Introducing The Winooski iLab

Towards the end of last year’s school year, Winooski’s administration gave four teachers a task; create a personalized and proficiency-based classroom that looks and feels modern and comfortable.  The teachers gladly accepted this challenge and worked over the summer to create a school within a school that gave students the opportunity to study and learn about what they love, while having complete ownership over their learning process.  After lots of planning hours, many cans of paint, and plenty of oohs and aahs, the iLab finally opened for students today!

As students enter the iLab, the first thing they will notice are the colors and the furniture. We took our ideas for the colors from some modern offices in Winooski and some great schools in Colorado. The furniture was inspired by the LearnLab at Champlain College and common spaces at Dealer.com’s offices in Burlington. Our goal is for our students to experience working in the best possible conditions, the kind of environment you can find when you go to college and get a great job.  The iLab is designed to be comfortable, because if we are uncomfortable, it creates interference in our brains and it makes it harder for us to learn.

Once students have explored the space, they will learn about our unique learning process. The iLab’s learning process is split up into four easy to remember steps (which also double as our class mantra), that are Think it, Learn it, Make it, Share it.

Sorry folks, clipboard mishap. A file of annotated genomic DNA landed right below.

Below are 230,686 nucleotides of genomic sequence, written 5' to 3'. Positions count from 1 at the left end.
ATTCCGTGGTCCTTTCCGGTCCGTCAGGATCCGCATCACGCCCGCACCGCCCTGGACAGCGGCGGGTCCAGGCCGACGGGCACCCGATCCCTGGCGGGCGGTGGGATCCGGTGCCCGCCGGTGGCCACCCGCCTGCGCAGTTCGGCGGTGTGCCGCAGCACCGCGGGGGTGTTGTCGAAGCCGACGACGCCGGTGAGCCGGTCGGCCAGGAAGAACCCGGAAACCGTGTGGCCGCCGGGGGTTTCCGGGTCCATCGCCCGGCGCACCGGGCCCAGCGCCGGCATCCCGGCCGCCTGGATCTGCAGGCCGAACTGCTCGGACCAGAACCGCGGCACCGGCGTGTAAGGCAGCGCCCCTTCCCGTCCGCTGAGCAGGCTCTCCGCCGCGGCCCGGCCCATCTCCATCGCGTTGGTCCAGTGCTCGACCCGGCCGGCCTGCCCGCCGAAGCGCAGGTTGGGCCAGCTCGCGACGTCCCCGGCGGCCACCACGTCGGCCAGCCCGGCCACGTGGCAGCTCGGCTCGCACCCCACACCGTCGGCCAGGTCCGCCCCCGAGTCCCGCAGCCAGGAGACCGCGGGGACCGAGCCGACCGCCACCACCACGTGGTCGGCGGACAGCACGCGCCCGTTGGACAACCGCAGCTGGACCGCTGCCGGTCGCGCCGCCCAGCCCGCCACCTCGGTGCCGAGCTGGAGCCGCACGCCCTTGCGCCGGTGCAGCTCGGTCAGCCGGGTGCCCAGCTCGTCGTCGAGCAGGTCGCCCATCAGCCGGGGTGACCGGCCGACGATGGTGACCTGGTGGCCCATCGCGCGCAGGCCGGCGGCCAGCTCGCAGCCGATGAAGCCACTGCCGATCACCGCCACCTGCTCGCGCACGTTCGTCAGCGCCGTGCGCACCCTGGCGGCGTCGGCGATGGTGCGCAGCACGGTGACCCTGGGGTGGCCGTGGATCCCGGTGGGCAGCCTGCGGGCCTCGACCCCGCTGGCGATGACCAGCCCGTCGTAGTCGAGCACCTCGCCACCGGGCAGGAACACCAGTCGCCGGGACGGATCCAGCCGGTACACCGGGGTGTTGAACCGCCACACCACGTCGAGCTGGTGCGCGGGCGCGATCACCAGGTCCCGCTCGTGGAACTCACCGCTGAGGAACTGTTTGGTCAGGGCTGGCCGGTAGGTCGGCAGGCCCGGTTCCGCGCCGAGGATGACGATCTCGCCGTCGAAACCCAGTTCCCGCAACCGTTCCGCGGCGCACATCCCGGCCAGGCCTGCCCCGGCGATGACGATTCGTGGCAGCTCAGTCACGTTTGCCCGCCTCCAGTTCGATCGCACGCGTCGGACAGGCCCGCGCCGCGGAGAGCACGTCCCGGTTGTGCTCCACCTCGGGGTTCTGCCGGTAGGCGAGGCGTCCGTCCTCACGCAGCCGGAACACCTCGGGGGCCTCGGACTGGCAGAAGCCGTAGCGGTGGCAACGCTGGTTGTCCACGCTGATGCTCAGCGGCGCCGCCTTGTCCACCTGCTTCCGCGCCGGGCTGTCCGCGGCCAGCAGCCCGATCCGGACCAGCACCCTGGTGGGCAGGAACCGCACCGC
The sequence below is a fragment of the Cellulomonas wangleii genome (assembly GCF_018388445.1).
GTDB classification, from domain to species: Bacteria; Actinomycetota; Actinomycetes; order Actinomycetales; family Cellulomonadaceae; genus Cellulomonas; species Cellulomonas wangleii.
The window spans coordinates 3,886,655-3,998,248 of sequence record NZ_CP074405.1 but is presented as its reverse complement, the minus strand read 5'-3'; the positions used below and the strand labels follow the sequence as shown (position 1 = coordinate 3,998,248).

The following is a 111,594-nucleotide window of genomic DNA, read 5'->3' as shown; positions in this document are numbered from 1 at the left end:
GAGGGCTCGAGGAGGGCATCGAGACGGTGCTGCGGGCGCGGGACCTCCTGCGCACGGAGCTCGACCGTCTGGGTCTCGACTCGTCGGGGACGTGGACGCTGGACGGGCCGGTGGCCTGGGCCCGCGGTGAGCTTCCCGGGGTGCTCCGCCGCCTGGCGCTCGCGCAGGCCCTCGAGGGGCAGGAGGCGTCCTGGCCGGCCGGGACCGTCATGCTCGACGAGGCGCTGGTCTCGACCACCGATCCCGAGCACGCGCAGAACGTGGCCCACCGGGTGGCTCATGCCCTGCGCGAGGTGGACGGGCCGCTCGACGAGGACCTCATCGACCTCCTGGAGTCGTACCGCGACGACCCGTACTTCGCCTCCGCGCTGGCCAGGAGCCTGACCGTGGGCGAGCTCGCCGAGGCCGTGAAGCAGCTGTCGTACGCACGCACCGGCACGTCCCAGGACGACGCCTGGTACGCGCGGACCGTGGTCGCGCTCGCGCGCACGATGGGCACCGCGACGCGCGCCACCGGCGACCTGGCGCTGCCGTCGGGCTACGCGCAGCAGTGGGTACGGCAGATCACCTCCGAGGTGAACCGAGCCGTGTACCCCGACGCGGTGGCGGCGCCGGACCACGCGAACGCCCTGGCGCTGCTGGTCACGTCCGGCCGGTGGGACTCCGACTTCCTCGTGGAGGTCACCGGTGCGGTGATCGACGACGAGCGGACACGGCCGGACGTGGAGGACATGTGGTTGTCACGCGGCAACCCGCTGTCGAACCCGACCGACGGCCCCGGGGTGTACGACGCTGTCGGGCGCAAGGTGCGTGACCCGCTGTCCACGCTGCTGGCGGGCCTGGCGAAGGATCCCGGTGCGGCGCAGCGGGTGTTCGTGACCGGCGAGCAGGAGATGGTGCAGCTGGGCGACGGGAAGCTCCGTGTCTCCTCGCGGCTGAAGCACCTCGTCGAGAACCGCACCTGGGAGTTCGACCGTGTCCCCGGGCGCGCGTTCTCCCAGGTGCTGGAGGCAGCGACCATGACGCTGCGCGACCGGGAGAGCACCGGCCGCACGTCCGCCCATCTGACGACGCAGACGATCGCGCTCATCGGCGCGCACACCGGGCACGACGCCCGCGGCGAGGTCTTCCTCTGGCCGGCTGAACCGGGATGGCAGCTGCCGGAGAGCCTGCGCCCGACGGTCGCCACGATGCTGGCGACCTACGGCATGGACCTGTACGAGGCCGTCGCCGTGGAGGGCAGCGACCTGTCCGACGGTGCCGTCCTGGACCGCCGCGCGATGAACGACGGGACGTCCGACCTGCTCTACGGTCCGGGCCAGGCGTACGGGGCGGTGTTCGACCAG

Students first decide what they are interested in learning about.  We wanted to give students the unique opportunity to follow their passions, and spend time studying something that they love. Once they decide on something that interests them, the students dive into the research aspect of the class.  We want students to know the insides and outs of whatever they are learning by doing research through a variety of mediums.  One of our main goals is to make the research process rigorous, but also community oriented.  Each student is required to reach out to experts in the community and beyond to make their learning process more dynamic, as well as adding more depth.

After students finish their research, we are asking each student to design something creative. We want students to focus on creating a product that matters to them and other real people in real situations.  We are trying to avoid the Google Images and Powerpoint projects, as we are trying to push students towards making something that solves a problem, or improves the community or surroundings of the school.  Once their project is complete, students are required to present to their classmates, family, and community members during one of our ‘Share-it Nights,” and reflect on their learning process through writing.

So far we have around seventy students signed up for the iLab, which accounts for nearly one-third of the high school population.  As word spreads around school about the opportunities we are providing students in this class, I would imagine that those numbers will double by next year.  As the program grows and innovates, so will its students and teachers and by this time next year, think about what we might be able to grow into.

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